Disclaimer: This information is not meant to be a substitute for professional medical advise or help. It is always best to consult with a Physician about serious health concerns. This information is in no way intended to diagnose or prescribe remedies.This is purely for educational purpose.



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News on Health & Science

Bald? Help on the Horizon

[amazon_link asins=’B001A6LXWW,B001A6N5GE,B00MOMCAY6,B00VN79K2I,B00MEWVZ6U,B000V8MTIC,B01N2WAAY4,B01N63U9XQ,B00I65AGHI’ template=’ProductCarousel’ store=’finmeacur-20′ marketplace=’US’ link_id=’2b5fc74a-1b45-11e7-847d-43e5918ff16c’]Scientists now have a better understanding of how hair grows, making treatment of baldness a possibility.

It’s yet to become a hit in online chatrooms or a hot topic on medical blogs. But when it will, researchers like George Cotsarelis and Elaine Fuchs will surely attain cult status. After all, they are working on a vexatious problem that has troubled  and continues to trouble   countless number of men and women all their lives.

Both Cotsarelis, a dermatologist at the Pennsylvania University School of Medicine, and Fuchs, an experimental biologist at Rockefeller University, are trying to get to the bottom of the problem of hair loss, a condition   though not life threatening   that leaves many distressed and aghast.

The thinning of locks, which half the world population experiences by the age of 50, is not treated lightly by those who suffer from it, but there is no convincing cure for it yet. It’s another matter that quacks and cosmetic firms exploit this hapless situation to make a killing. Costly procedures like hair transplant may be better than the mere application of gels and oils, but they are yet to become a viable option.

Cotsarelis and Fuchs are trying to address this problem with the help of advanced cellular and molecular techniques. A therapy may still be far from reaching the clinic, but the scientists concede that now they at least have a better understanding of how hair grows.

“Over the last 10 years, there has been much progress in understanding hair follicular development. We believe this will translate into clinical benefits, but it is impossible to know when,” Cotsarelis told KnowHow.

He should know. After all, his team showed for the first time — in a paper in the journal Nature last May — that hair follicles can be regenerated. This put to rest a half-a-century-old belief that mammalian hair follicles form only during development.

Much to their surprise, Cotsarelis and his colleagues found that new hair follicles are formed in a mouse when it is wounded deeply enough (nearly five millimetres deep). More importantly, the new follicles were slightly different from the ones that develop during the embryo stage. While in embryos, follicles are produced by skin stem cells, the latter had very little to do in the follicular development in the wounded mouse. Instead, the epidermal cells — that give rise to the outermost layer of the skin — were reprogrammed to make hair follicles. The instruction for this, they found, came from a class of proteins called “wnts”. These wnts proteins are known to play a role in hair follicle development in an embryo.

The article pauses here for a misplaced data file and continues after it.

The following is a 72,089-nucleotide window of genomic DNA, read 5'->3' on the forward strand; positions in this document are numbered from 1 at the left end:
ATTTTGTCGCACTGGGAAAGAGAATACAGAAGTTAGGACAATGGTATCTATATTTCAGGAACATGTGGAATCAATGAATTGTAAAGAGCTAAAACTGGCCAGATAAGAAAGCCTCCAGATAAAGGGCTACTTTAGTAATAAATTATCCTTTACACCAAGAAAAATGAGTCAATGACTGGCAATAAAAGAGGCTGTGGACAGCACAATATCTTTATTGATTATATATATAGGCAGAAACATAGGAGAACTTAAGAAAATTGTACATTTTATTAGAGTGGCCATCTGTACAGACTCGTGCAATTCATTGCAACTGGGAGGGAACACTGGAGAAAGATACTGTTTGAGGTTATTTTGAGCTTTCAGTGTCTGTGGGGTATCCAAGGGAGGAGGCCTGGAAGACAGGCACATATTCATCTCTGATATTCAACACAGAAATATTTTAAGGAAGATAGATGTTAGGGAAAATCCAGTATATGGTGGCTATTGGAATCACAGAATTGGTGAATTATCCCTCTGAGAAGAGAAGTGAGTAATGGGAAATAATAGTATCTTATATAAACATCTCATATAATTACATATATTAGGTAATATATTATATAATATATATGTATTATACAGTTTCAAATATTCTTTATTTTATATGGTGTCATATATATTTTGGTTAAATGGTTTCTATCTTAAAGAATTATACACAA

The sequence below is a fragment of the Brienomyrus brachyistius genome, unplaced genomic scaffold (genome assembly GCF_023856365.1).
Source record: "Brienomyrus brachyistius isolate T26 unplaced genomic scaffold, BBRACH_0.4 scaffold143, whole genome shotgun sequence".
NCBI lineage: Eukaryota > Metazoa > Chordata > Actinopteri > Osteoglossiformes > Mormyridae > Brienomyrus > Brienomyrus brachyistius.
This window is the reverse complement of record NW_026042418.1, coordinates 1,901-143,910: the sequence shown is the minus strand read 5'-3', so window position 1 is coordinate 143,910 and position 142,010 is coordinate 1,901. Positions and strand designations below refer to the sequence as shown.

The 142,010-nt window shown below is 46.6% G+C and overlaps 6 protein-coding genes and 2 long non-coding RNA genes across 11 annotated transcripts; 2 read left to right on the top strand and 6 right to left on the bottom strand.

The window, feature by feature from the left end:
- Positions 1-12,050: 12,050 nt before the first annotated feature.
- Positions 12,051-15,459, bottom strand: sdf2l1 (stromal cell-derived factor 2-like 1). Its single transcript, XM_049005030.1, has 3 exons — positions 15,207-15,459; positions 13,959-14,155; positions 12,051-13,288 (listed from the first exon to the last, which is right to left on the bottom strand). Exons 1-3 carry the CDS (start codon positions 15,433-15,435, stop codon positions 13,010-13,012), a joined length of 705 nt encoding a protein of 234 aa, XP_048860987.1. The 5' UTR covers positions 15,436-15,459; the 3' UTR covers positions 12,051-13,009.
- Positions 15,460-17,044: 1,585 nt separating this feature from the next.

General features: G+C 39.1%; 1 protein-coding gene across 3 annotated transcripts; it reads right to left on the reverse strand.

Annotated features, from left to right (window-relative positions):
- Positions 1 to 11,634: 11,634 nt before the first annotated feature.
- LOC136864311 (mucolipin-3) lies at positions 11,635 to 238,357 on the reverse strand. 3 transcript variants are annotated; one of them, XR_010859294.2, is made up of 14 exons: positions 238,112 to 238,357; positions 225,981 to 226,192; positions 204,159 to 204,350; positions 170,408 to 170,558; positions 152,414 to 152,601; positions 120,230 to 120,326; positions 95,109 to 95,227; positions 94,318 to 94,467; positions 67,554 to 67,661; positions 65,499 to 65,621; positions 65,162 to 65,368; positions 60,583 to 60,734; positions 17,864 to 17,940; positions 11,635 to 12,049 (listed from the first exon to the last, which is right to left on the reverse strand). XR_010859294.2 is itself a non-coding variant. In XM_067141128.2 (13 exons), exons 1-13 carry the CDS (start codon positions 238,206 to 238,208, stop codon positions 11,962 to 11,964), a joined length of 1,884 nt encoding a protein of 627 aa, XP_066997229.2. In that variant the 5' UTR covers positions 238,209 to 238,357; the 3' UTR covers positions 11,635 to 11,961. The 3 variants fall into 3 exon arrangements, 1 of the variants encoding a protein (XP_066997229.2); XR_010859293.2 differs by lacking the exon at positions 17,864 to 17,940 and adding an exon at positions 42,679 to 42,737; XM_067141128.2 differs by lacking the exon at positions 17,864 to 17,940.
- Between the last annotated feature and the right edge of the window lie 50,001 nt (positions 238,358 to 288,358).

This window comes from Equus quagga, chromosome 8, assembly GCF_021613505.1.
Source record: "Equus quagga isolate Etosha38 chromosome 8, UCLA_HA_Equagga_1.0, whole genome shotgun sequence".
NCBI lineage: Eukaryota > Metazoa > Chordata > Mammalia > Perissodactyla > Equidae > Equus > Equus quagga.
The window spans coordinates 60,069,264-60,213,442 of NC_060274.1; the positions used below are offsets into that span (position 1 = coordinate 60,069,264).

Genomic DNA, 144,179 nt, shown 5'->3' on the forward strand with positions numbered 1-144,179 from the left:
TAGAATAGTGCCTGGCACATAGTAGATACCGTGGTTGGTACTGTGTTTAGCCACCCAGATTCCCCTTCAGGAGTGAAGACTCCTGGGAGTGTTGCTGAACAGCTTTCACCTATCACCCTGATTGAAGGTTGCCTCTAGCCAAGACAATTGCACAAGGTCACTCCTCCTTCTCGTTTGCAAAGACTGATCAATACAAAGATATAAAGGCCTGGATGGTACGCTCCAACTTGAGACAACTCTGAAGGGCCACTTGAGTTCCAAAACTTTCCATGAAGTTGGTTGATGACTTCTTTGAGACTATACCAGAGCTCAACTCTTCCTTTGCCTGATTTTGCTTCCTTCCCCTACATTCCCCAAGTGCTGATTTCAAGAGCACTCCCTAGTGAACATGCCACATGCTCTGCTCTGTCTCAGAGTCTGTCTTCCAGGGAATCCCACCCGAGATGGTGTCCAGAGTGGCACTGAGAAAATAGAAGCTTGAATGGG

Close observation revealed that when the wound is deep, stem cells are rushed to the area of injury. Unexpectedly, the regenerated hair follicles originated from non-hair-follicle stem cells.

“We’ve found that we can influence wound healing with wnts and other proteins that allow the skin to heal in a way that includes all the normal structures of the skin, such as hair follicles and oil glands,” Cotsarelis said.

By introducing more wnt proteins to the wound, the researchers could take advantage of the embryonic genes that promote follicular growth.

Conversely, by blocking the proteins, they could stop the production of hair follicles in the healed skin. Moreover, an increase in the availability of the wnt proteins also meant an increase in the number of new hair follicles.

The novel technique for which the Pennsylvania team received a patent is now being pursued by a new biotech firm called Focilla Inc, which Cotsarelis co-founded with the Boston-based PureTech Ventures. “If everything goes well, we could have a product in the market in four years,” David Steinberg of PureTech told KnowHow. The firm is confident that it will be a big player in the baldness treatment market, which in the US alone is said to be in the range of $ 2-4 billion.

When a human baby is born, some five million hair follicles cover its body. An average human head has 100,000 follicles spread across the scalp. For many, these follicles cease production with age. It is said that a healthy individual sheds around 100 strands a day. This is not a cause for worry as long as the hair is constantly replaced and the losses occur evenly around the whole scalp. Each follicle in a developing embryo receives a reservoir of stem cells that are capable of differentiating to produce hair. Each follicle can grow up to 20 individual strands of hair — of course one after another — during a person’s lifetime.

Scientists have always been stumped by the phenomenon of baldness because it is not ubiquitous in the animal kingdom. Only humans and the stumptailed macaque are known to suffer from androgenetic alopecia, as baldness is scientifically known. “We don’t know why,” says Cotsarelis.

Like Cotsarelis, Fuchs of the Howard Hughes Medical Institute in Rockefeller University was fascinated by skin stem cells, which unlike most other adult stem cells, can be easily grown in the laboratory. What intrigued her most was the skin stem cells’ ability to grow into two very distinct structures — skin and hair. Her inquiry as to how a skin stem cell decides to become skin or hair over the years has finally yielded some chemical clues.

In a paper in the February 2008 issue of Genes & Development, Fuchs, her postdoc student Michael Rendl, and others zeroed in on a protein called BMP which they found “ratchets up and clamps down” the activity of key genes in dermal papilla, a type of skin cell whose unique collection of proteins ultimately instructs skin stem cells to make hair follicles.

“Scientists don’t know how dermal papilla cells are programmed to provide the instructive signals to stem cells, but now we know that BMP signals play a crucial role,” Rendl observed in a release.

The work by Fuchs’ team has taken science a step closer to unlocking the secret of beautiful hair. And also perhaps an inch closer to finding a way to stem the abnormal thinning of locks.

Sources: The Telegraph (Kolkata, India)